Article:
How can we give voice to an anonymous slave who died two thousand years ago?
It is notoriously difficult to view the ancient world through enslaved eyes. Our classical Greek sources are written by elite men, largely for elite male audiences; no enslaved person’s personal account has been discovered. This stele, or tombstone - of which a plaster cast is now in the Museum of Classical Archaeology - shows two female figures. One of the women is seated and bigger, with a name – Hegeso, daughter of Proxenos, of Melite – carved above her head. The other is smaller and wears a simple long-sleeved dress. She has no name, and was likely a slave. How might we give her a voice?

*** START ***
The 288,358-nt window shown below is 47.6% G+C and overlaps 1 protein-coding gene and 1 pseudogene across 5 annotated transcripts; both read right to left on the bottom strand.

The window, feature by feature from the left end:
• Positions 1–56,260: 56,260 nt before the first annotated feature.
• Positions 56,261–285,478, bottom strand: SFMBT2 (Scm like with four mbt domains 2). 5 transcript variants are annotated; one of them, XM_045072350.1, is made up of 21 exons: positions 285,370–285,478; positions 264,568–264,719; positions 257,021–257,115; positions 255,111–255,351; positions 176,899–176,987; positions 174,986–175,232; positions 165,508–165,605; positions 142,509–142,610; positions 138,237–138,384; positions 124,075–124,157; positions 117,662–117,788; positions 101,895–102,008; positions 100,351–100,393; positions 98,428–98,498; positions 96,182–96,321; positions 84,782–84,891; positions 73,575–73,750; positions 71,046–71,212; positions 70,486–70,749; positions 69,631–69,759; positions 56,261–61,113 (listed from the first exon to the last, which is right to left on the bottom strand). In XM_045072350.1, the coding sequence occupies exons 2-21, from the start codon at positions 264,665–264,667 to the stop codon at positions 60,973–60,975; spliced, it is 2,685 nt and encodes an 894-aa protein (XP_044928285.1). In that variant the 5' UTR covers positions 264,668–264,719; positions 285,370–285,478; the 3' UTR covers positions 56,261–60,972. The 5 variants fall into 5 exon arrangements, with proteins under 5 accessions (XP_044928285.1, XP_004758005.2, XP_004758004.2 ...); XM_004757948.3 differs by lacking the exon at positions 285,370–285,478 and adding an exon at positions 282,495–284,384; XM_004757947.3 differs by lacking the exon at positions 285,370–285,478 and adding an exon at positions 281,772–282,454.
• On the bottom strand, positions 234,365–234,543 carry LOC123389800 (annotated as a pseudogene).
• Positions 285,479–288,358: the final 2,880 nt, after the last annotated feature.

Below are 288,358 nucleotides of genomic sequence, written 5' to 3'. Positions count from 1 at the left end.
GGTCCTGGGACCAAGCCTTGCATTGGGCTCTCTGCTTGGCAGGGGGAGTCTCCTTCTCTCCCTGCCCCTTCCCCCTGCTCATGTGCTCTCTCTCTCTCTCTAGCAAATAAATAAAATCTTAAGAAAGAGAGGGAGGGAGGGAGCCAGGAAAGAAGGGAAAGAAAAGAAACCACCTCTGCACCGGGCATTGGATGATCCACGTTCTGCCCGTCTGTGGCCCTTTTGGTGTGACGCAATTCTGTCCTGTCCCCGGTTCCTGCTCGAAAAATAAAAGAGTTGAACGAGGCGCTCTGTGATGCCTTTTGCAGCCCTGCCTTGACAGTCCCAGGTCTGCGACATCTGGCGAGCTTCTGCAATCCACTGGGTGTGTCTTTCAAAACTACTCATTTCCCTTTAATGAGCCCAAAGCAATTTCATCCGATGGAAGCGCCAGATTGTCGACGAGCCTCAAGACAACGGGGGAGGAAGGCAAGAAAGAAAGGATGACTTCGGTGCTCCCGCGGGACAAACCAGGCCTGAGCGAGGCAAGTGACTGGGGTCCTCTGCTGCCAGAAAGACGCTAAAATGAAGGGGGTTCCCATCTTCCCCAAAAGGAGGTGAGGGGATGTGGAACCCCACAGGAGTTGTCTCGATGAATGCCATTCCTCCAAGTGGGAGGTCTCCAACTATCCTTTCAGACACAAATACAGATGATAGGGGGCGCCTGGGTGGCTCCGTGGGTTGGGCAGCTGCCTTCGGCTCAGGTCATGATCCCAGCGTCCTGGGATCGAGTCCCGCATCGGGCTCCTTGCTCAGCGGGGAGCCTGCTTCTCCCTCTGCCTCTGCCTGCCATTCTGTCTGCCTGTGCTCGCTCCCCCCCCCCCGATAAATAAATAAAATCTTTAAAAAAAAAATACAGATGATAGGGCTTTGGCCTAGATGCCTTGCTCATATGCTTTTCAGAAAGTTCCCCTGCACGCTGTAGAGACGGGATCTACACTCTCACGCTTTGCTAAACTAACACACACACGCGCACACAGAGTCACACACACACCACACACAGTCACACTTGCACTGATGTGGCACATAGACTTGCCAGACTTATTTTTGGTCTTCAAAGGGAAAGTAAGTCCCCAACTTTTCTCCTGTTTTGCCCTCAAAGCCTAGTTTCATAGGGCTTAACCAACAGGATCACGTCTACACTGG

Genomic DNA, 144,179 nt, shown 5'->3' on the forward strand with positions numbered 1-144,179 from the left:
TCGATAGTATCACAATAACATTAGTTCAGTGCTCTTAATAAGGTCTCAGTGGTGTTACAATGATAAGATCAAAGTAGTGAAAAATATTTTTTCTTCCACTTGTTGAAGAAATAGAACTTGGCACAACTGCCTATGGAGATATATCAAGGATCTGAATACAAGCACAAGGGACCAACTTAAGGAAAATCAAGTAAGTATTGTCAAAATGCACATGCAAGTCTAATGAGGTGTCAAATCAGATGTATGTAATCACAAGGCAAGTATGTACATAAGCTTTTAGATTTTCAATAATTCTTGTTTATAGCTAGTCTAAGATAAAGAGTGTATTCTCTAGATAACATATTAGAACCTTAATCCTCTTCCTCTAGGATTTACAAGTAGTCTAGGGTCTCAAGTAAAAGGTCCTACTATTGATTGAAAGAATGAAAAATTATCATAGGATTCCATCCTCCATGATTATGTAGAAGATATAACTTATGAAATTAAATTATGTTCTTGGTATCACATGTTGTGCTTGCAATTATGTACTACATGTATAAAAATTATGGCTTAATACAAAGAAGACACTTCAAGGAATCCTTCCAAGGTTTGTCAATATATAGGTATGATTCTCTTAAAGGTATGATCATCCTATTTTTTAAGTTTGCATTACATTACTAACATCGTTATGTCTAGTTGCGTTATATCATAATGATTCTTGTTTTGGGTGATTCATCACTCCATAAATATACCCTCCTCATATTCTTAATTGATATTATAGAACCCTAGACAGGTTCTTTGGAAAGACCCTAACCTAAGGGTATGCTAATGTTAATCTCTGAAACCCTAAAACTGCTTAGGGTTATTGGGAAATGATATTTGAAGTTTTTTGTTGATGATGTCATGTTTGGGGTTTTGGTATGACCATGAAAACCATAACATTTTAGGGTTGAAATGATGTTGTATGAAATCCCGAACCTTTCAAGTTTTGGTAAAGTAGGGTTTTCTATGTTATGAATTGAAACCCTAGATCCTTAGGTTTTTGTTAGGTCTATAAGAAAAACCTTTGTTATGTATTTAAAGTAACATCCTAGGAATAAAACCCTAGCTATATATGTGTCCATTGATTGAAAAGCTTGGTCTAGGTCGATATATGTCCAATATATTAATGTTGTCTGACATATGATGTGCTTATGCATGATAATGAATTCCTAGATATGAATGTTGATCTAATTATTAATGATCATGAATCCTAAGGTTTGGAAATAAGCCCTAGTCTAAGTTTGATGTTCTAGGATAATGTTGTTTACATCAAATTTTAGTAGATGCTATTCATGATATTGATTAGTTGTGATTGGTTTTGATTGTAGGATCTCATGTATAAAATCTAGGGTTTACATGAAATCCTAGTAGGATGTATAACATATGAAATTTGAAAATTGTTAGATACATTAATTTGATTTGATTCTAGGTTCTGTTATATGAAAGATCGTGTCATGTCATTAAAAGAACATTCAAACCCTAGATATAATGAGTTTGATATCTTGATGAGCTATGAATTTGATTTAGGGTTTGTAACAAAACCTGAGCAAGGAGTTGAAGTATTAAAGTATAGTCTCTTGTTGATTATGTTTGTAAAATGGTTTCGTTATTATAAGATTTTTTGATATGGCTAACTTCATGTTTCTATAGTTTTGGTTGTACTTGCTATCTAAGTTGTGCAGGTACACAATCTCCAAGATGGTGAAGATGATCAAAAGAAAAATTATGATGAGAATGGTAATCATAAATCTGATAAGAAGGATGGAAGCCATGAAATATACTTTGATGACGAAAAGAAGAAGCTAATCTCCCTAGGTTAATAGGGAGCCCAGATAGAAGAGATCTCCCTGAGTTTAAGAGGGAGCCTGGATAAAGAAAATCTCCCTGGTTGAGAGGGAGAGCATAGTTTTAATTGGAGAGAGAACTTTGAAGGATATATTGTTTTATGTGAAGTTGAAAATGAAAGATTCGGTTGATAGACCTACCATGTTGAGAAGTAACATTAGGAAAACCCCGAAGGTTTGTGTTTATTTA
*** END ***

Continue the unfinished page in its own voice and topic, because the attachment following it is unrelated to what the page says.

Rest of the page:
Susanne Turner, Curator of the Museum of Classical Archaeology, tells us more.
The monument. It is likely Hegeso is the seated woman on the right, and the smaller woman in plain clothes is her slave, holding out her jewellery box.